1957 Corvette RestoMod Chassis Build Instructions

 

1957 Corvette RestoMod Story – Page 1

1957 Corvette RestoMod Story

Have you ever tackled a project you knew was over your head?  Me too.  These pages are a pictorial and descriptive history of my Corvette RestoMod project.

Ten years in the making, this project will show beginners right and wrong ways to restore and customize your dream car project (or at least my dream car project).

You will witness the do’s and don’ts that I experienced, and all without scraping your knuckles.

Here’s the best part, I’m a novice at vehicle restoration – ENJOY!

Here’s my 1957 Corvette before disassembly started.  I’m trying to clean the rear axle – very greasy!  I dismantled the car the next year to start restomodding. 

RestoMod beginning the C1 

In 1997, I bought my first Corvette – a 1957 roadster.  It was a 20/20 car.  It looked good going 20 miles per hour from 20 feet away.  I drove it around a little while, but it had a nasty habit of running too hot.  I took it to Phoenix International Raceway for a Corvette club function that allowed us owners to drive the road course.  I had to stop less than halfway through due to overheating – that sucked.

My wife and me would drive it to go get ice cream.  The car always brought a lot of attention from other ice cream lovers.  One Christmas day, I gave rides around my neighborhood to all my relatives.  Each one had a big smile on their face during the entire time.  Then one day while backing out of the garage, the brakes failed – pedal to the floor.  There was a leak in the master cylinder and all of the brake fluid had run out.  So I decided that was a good time to take the car apart and begin the restoration.  Little did I know…

For those who do not know, a roadster is a convertible two-seater.  Chevrolet did not include a hard-top, but it was an available option for purchase.  If you bought the hard top, you needed at least two strong people to lift it and set it into place.  It was then bolted to the body, and voila – a Corvette hard top!

Anyway, back to my baby.  The car had been worked on before I bought it, but it was far from being a top-level restoration.  I decided to restore the Vette to showroom standards, or better.  But the more I took it apart the less original parts I found.  So to bring this car icon back to original condition would be extremely expensive – and I changed my plans.  I had read and listened to other owners say that before you begin any car project, you first need to decide what you want the car to be.  Sounds easy enough, but there’s more to this than first meets the eye.

I wanted to drive the car, not just go to car shows.  No overheating, no braking problems, just a reliable and beautiful Corvette to drive.  I wanted my wife and me to take it out on the open roads of Arizona, up in the mountains and away from the stifling summer heat in Phoenix.  I did not want a “trailer queen”.  That’s what restored classic cars are called when they are rebuilt to showroom standards and trailered to car shows and competitions.  Only to get a trophy and some kind of bragging rights.  Sorry, not my style.  I want to be the guy in the performance Corvette blowing by the trailer queens with my top down and my hair on fire (or what’s left of it).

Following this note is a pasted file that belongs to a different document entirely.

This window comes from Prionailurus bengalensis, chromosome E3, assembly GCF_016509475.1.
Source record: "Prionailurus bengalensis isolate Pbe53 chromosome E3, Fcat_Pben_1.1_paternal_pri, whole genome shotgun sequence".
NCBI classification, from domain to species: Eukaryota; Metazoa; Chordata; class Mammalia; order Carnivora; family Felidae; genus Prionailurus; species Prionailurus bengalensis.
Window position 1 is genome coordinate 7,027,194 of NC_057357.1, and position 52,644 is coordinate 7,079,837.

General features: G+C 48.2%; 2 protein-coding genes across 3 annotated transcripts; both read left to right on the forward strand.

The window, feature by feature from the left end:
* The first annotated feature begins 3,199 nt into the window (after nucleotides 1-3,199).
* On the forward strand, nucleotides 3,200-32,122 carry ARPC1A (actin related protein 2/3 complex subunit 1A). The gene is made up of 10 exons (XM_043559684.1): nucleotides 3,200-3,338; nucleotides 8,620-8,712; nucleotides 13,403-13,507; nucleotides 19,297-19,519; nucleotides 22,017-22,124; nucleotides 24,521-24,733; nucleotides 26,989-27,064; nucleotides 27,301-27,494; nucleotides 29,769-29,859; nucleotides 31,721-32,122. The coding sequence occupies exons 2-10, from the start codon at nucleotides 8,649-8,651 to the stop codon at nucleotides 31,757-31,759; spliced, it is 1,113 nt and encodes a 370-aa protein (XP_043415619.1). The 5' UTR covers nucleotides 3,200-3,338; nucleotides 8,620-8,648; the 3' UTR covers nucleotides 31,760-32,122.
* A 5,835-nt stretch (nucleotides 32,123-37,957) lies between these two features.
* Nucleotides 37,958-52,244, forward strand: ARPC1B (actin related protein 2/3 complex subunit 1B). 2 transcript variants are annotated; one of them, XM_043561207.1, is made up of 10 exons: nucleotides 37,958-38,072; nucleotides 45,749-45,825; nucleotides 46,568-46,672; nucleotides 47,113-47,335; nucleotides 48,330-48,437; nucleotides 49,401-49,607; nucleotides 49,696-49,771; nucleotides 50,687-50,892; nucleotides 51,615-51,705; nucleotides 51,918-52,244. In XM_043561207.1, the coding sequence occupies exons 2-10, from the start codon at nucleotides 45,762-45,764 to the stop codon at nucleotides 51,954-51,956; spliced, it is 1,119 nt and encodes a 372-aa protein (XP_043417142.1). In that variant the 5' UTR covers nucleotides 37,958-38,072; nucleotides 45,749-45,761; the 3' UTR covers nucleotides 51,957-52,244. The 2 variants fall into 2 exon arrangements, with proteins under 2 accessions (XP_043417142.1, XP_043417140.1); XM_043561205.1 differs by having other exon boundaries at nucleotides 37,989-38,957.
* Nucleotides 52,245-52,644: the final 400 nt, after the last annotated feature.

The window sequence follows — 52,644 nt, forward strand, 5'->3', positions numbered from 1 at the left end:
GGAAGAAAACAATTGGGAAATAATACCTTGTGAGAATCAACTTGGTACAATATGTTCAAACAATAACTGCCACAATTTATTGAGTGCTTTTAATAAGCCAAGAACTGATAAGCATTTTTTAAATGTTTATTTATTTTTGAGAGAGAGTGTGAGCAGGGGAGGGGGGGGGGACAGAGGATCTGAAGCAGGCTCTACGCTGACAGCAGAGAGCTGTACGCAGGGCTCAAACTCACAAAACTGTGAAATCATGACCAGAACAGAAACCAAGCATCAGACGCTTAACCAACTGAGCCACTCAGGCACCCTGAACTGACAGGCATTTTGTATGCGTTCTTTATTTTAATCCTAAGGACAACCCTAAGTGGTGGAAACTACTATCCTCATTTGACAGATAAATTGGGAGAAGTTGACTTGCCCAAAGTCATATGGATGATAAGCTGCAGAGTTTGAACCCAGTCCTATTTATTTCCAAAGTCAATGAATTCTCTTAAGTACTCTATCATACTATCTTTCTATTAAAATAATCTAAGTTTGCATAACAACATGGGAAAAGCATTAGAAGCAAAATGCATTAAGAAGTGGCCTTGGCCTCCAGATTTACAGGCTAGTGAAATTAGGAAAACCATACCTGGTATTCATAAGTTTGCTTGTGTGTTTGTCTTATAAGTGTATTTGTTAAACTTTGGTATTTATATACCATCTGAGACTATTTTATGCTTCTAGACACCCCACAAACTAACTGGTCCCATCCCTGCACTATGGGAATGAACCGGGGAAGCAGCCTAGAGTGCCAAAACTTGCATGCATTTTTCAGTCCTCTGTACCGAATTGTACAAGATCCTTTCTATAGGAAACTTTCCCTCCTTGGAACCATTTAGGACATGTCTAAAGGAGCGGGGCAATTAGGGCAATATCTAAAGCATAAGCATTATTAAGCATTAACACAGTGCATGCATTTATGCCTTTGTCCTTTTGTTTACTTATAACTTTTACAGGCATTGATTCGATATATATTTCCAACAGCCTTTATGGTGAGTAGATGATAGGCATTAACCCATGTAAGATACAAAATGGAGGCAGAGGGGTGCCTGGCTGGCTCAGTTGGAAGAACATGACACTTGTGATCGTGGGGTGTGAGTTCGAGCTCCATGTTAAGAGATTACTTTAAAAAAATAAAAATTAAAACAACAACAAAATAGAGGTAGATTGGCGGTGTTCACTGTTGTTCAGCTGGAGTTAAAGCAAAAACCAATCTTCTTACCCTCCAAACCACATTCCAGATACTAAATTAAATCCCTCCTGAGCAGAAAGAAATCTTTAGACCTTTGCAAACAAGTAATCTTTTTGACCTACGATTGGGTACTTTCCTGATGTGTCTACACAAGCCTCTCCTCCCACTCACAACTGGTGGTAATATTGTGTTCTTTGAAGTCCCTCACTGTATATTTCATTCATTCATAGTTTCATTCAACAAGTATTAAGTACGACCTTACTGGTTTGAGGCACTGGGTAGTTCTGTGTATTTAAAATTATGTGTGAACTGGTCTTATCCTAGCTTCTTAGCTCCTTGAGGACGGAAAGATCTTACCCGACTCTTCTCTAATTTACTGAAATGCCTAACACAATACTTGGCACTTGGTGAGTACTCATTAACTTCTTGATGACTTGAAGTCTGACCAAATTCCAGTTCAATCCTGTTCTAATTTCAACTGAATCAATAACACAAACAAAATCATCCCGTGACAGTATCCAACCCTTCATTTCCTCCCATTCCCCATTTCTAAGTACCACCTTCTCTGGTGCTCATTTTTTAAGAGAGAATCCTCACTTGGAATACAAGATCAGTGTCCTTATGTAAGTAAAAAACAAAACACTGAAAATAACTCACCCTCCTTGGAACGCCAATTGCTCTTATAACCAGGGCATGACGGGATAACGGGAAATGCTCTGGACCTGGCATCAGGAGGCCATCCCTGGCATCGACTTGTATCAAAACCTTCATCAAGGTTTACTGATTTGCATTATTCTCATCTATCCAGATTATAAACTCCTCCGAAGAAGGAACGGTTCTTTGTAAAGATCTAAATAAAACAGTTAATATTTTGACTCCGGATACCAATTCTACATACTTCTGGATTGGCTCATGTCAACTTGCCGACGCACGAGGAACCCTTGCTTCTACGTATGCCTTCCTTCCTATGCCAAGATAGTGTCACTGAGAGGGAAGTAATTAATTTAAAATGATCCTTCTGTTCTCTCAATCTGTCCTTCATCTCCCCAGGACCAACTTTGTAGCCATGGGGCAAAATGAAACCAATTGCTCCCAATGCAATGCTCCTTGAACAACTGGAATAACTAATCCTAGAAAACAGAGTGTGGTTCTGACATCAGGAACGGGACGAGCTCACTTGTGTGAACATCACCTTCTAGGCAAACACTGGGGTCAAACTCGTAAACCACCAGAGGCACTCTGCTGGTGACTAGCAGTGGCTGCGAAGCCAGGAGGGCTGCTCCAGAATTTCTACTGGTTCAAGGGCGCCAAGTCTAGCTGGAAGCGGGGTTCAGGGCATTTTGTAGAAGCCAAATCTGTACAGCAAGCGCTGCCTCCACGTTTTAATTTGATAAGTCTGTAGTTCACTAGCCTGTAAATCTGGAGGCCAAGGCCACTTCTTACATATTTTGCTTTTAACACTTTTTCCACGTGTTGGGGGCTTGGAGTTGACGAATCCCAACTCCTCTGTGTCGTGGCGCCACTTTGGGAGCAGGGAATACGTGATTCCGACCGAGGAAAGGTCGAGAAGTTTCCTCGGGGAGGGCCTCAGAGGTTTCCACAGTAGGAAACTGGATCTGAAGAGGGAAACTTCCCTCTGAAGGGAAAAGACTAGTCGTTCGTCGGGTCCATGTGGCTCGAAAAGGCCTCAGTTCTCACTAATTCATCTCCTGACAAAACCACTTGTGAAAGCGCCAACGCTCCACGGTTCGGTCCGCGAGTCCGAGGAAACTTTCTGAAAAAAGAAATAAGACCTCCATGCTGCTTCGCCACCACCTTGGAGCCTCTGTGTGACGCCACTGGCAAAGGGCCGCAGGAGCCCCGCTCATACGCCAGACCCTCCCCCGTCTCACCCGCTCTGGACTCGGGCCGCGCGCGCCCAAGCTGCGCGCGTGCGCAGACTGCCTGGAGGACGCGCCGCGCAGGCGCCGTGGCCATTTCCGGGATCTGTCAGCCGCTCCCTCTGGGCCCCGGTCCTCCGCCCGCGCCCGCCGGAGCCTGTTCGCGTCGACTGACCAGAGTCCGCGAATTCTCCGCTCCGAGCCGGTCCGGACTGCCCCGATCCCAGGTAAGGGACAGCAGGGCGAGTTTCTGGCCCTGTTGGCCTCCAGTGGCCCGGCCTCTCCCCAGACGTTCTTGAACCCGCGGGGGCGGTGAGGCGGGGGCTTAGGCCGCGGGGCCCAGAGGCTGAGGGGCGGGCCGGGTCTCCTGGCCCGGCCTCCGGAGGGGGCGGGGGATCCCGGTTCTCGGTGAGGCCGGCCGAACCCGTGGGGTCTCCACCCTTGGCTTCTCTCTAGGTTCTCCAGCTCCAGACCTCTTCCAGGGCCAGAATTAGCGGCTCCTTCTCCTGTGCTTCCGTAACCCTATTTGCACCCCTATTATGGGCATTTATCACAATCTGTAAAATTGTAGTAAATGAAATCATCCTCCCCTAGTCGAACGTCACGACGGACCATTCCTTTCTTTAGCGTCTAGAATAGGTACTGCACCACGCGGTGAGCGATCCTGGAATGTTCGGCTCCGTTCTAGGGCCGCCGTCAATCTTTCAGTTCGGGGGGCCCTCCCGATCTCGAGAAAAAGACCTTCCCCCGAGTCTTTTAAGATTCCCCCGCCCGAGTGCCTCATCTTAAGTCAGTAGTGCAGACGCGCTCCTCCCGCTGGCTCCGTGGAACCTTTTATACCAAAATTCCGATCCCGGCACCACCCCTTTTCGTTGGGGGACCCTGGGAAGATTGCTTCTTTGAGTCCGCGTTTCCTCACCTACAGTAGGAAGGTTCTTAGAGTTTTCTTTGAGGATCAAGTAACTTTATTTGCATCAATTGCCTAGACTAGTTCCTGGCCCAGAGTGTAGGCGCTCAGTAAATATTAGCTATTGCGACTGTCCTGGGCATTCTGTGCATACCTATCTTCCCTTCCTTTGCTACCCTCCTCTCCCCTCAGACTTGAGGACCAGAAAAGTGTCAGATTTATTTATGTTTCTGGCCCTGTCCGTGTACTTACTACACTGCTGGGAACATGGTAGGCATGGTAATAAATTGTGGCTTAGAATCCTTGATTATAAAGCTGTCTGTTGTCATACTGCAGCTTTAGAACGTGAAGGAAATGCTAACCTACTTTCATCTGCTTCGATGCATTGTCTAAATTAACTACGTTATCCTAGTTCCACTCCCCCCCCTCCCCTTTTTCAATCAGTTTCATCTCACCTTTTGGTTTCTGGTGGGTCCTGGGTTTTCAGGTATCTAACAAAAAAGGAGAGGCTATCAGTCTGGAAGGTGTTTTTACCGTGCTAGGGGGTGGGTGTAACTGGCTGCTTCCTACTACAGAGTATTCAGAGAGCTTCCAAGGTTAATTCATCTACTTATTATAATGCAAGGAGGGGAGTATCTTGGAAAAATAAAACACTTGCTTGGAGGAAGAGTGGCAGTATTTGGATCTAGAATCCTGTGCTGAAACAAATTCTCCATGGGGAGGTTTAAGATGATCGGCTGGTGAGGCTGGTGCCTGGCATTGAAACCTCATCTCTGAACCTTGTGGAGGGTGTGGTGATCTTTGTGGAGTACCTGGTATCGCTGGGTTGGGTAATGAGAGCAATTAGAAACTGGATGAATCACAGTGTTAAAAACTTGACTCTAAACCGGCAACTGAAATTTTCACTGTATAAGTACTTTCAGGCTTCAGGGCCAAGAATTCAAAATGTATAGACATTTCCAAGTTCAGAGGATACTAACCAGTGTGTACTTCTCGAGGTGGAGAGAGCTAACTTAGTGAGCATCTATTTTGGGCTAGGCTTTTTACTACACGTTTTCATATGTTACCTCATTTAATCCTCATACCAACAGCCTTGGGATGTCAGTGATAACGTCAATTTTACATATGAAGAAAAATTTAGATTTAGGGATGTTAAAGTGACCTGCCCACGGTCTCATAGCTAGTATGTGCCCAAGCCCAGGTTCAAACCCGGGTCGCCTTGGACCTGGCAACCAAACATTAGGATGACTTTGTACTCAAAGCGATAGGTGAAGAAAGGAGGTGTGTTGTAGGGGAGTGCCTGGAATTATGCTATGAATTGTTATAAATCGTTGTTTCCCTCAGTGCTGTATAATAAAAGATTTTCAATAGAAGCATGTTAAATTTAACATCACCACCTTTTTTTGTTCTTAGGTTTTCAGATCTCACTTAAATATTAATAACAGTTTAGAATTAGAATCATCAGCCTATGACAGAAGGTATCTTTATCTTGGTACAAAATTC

In 2000 I changed my rebuild goal to creating a RestoMod.  This term is used in the car hobby to mean a car that looks stock but has late-model mechanical components.  First, I bought a 1999 Corvette LS1 engine.  Next was a 1995 Corvette rear axle and suspension assembly.  Finally in 2008, I purchased a 1996 Corvette Grand Sport front suspension and steering assembly.  These late-model components would be mated to a re-engineered 1956 Corvette frame to form the foundation of the car.

The frame re-engineering was not done by me – no, no way too advanced for me.  I drove the frame to   Newman Car Creations in Templeton, CA.  Paul and wife Michelle have been doing this type of quality upgrade since 1990.  And as of January 19, 2009, my frame was finished.  I drove up in early February to pick it up. [Note: As of August 2016, Newman has retired]

By the way, if you think you can do what Newman does, think again.  Years of experience in engineering the angles, dimensions and geometry of frames is why Paul Newman is the best.  Without his knowledge, you or I should not even attempt this kind of work.  It’s worth every penny to have an expert do this work.

So the project started in early 2009 and now it’s mid-2016.  The chassis is completed, it’s ready for the body.  But the fiberglass body was a mess when I removed all of the paint.  The car was a dragster and the guy put it in the wall more than once.  Repairs and customizations are still being done as I write this.

As of August 2016, the chassis is completed.  I have been repairing and customizing the fiberglass body for about a year and a half now (I can’t work during the summer months in Phoenix, I’d just melt).

Wider rear quarter panels, a complete front end clip (from the top of the dashboard to the grille), custom exhaust cutouts, seat surrounds, custom speaker enclosures, 4-point harness bar, and all body-leveling and gaps have been done so far.  What’s left is to tub the rear inner wheel wells, a little more customization to the speaker boxes and center console with a re-positioned glove box, and I can move on to paint prep.  That’s right, I’m going to paint this baby myself!

People ask me all the time when it will get done.  I usually say one of two things:  “Listen, I want to drive it way more than anyone”; or, “It’ll get done when it’s done.”

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